MTN shares worst in six months
Lower-than-expected profits, Iran sanctions bite
MTN’s shares are at their worst level in nearly six months as the market comes to terms with the company’s lowerthan-expected profits for 2018 and as sanctions on its thirdlargest market, Iran, start to bite.
The stock was down 1.4% at R76.15 on Wednesday morning.
A year ago – before MTN’s run-ins with authorities in Nigeria led to a sharp sell-off in the second half of the year – the share was trading above R122.
The group’s stock has slipped more than 10% since on Thursday last week, when MTN disappointed the market by saying its headline earnings per share in the year ended December would be between 80% and 90% higher than in 2017.
Analysts had expected a higher increase, given that the numbers were coming off a low base.
MTN is due to report its full numbers for 2018 on Thursday.
Vestact CEO Paul Theron said in a note to clients on Wednesday that Iran’s economic woes presented another risk to MTN.
The mobile giant has 44.6 million subscribers in that market via its 49%-held venture, MTN Irancell.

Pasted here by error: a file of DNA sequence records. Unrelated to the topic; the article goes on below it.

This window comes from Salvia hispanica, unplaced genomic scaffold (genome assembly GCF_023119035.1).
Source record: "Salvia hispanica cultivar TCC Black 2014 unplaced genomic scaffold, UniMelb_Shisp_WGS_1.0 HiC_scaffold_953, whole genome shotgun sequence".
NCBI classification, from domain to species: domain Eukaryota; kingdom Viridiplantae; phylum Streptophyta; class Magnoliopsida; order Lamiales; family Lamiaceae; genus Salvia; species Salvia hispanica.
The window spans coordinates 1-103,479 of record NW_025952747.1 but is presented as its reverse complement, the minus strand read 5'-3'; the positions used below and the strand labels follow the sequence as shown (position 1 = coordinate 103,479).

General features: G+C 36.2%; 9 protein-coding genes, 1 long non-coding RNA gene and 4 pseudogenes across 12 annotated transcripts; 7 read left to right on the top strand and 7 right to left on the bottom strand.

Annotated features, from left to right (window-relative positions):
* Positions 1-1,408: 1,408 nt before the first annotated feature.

That business contributed R7bn in revenue for MTN in the first half of 2018, though the group is struggling to repatriate funds because of US sanctions.
“The country’s economy is falling apart, as its oil exports sink and its currency collapses, both largely in response to US sanctions,” Theron said.
“In an effort to offset the economy’s weakness, Iranian President Hassan Rouhani has pushed forward a budget that will run a deficit of about 10% of GDP or 60% of the state’s general budget,” Theron said. “That seems very risky.” MTN has also been accused of paying bribes to SA and Iranian officials to secure its licence there in 2005.
MTN denies any wrongdoing, saying it has been cleared by an independent jurist.
“Along with its problems in Nigeria, these concerns have weighed heavily on the MTN share price,” Theron said.
“It’s trading below R80 per share, which is most disheartening. For now, we wait.”
MTN’s shares crashed in the second half of 2018 when it was slapped with a $2bn (R28.4bn) tax claim from Nigeria’s attorney-general, and a demand from its central bank that it return $8.1bn (R114bn) worth of dividends.
MTN reached a settlement with Nigeria’s central bank in late December, with the $8.1bn claim being reduced to $53m (R752m), though the tax matter is unresolved.